Mr Barker said we might keep his ivories as long as we liked.
In 1859 alone Barker lent 257 specimens to the Museum, including majolica, bronzes, crystal, glass, triptychs, daggers, and carved ivories. While the material lent generally followed the areas of interest in the applied arts formulated by the Museum, it was also diverse. Barker’s loans included objects such as a Large Coconut mounted, Sundial with compass, Bucket with serving handle, and Russian wooden crosses.
Loans were an effective way for private individuals to fulfil their public role, but museum acquisitions from collectors also contributed to the development of collections. Overall the South Kensington Museum acquired 20 objects from Barker (excluding his bequest); 14 pieces of French porcelain (Sèvres and Niderviller), 3 panels of Flemish sixteenth-century stained-glass, two Plaster Casts from biscuit, and a French eighteenth-century writing table by the celebrated David de Lunéville.
However, given the amount of loans accepted by the Museum from Barker the number of acquisitions made were comparably small. An explanation for this can be found in a pre-sale report by one of the Museum’s Art Referees Matthew Digby Wyatt in which he states:
To buy out of this collection is not to buy at the break up of any historical series of accredited and well authenticated art-treasures but to set the wits of those comparatively unacquainted with the dodges of the current trade, against those of one who passed much of his life in studying how most skilfully to so combine old and new as to hide the latter as far as possible.
While Wyatt raises an important issue, the activity of ‘improving’ objects was common practice among both dealers and collectors throughout the nineteenth-century, and the question of genuineness was viewed very differently from today.
This reputation of nineteenth century dealers/collectors for vamping up their objects arguably influenced the questionable decision of Ralph Edwards (V&A Keeper of Woodwork and Furniture, 1937-54) to dispose of Barker’s museum bequest of eighteenth-century Venetian furniture in 1952. Out of Barker’s vast collection 1,811 objects were sold posthumously at auction, but he chose one specific set of furniture to bequeath to a public institution, which included six Venetian chairs, a sofa/state-bed, a pair of corner-cupboards, and six curtains with their valances of Genoa velvet. In 1875, the Art Journal reacted to the display of the bequest in the Museum stating:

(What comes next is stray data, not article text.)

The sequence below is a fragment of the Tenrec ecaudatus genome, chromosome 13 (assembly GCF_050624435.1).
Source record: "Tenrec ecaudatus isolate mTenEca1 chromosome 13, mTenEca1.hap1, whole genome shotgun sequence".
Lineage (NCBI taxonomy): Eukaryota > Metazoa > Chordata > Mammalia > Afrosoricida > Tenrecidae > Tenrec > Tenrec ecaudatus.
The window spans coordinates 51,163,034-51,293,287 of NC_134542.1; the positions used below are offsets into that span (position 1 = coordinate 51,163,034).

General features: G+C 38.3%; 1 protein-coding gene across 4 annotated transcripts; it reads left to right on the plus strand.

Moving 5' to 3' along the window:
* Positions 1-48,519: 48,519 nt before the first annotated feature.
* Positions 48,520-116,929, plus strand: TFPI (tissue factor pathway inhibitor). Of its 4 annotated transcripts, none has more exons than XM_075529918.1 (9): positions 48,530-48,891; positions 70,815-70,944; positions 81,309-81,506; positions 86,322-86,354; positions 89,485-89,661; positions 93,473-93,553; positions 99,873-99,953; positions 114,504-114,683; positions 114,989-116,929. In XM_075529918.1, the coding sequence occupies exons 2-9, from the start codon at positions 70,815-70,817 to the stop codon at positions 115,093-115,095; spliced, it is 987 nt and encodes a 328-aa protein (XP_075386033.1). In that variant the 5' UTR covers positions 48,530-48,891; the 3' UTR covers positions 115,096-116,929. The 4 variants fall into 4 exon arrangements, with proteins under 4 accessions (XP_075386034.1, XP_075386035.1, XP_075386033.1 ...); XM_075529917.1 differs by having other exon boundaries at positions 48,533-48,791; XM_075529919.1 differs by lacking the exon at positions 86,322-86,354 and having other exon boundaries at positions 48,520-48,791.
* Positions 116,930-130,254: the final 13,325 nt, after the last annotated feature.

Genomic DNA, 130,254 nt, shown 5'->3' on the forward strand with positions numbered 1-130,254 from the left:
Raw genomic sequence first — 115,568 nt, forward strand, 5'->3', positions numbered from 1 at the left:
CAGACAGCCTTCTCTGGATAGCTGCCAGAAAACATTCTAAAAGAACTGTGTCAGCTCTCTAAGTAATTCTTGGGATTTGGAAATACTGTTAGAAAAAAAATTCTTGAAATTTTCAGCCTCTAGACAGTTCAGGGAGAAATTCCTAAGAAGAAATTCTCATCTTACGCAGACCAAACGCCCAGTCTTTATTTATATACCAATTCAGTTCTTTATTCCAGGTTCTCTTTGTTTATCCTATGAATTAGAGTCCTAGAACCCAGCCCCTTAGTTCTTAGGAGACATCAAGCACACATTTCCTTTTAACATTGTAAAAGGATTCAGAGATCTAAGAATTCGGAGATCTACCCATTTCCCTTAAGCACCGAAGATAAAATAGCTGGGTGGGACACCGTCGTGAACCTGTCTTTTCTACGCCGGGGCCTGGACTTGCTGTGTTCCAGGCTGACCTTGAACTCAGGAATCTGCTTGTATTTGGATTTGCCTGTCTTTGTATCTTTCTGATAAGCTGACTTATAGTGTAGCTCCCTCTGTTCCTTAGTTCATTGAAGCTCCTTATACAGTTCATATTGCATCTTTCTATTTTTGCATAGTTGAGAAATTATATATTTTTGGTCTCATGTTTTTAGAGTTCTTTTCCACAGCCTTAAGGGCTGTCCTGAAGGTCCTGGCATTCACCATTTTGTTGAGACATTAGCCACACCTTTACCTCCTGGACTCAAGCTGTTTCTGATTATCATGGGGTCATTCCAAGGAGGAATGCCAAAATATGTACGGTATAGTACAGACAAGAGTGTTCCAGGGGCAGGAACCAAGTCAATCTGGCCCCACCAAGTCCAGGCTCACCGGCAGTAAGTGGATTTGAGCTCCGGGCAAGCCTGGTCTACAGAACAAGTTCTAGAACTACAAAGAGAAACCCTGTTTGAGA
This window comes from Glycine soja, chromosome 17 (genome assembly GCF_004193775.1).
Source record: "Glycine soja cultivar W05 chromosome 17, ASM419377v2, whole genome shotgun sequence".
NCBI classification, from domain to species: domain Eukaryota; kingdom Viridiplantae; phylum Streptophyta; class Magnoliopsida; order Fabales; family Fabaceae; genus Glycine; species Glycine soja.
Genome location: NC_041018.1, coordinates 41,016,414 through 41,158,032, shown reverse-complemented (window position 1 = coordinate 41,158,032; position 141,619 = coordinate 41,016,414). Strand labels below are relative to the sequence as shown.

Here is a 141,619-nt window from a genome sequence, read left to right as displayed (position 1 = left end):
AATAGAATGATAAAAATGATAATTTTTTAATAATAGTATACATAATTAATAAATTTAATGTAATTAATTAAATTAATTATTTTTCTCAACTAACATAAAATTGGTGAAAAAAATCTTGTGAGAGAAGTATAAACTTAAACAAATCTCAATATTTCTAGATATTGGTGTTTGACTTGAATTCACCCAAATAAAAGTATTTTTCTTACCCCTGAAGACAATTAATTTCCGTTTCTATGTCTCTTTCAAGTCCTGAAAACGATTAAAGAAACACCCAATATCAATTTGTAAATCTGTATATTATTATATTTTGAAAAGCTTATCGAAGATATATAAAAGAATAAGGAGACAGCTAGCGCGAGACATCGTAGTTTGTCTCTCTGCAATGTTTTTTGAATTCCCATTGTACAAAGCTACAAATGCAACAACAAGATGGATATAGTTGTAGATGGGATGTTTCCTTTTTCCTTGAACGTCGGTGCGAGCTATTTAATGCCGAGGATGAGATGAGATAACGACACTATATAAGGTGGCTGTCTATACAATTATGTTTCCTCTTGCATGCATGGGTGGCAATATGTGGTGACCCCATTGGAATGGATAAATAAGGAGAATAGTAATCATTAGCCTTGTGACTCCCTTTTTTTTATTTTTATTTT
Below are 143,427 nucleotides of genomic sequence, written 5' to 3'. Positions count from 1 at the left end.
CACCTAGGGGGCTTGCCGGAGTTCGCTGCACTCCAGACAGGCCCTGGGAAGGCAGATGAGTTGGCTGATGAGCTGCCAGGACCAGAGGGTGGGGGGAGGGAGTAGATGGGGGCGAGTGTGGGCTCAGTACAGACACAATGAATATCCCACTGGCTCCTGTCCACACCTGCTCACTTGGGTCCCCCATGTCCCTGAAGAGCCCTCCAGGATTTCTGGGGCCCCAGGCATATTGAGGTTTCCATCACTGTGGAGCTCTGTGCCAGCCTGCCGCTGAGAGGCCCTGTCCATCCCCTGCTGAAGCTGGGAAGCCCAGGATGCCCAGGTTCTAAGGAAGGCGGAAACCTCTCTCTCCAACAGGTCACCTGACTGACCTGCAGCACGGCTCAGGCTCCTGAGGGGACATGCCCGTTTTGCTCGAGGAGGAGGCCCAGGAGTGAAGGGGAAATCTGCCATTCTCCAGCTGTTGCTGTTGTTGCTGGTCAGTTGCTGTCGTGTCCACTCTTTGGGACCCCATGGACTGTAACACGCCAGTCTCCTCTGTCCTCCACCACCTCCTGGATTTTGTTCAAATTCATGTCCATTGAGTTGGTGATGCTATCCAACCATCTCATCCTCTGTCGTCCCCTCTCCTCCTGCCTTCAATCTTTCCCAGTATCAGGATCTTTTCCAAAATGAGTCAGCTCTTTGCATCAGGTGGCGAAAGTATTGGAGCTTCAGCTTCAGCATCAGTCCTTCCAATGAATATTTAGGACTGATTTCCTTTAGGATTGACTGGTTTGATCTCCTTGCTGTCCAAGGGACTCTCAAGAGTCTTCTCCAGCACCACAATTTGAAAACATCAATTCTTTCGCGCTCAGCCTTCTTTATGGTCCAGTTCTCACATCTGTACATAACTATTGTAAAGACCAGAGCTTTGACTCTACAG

As illustrations of the high-class furniture and decoration of a period more noted for a love of display than of elegance, this gift is a notable one.
The positive reception of the bequest is affirmed by the fact it remained on display from 1875 until at least 1920. In the disposal files relating to the bequest Edwards and his colleagues on the Board of Survey recommend selling on the basis that all items were ‘Bad 19th century Reproductions’. Validation that the set was arguably not ‘Bad 19th century reproductions’ came as recently as the 1990s, when curator Clive Wainwright stated that ‘Barker left some splendid Venetian furniture to the Museum’.
Indeed, Barker’s chairs are exactly similar in design to a pair currently in the Wallace Collection bought by Redfern for the fourth Marquess of Hertford at the Stowe sale (1848). The chairs also match a pair displayed in a 1983 exhibition at Colnaghi. In both the Wallace and Colnaghi catalogues the chairs are considered to have been part of a suite of furniture created for the Doge of Venice, Paolo Renier (1710-89). According to Henry Rumsey Forster’s Stowe Sale catalogue, this suite of furniture and ‘other superb specimens from the Doge’s Palace at Venice’ were brought to London in 1834 by the Italian dealer Gasparoni. Barker’s bequest of a Venetian boudoir was symbolic, constituting the only objects he bequeathed to any public institution. It is an area of decorative arts which the V&A are currently lacking and had these remained his legacy would arguably be more pronounced.
I’m conducting research on Alexander Barker and would love to be in touch with Harry Dougall. Would the V&A have contact for for him?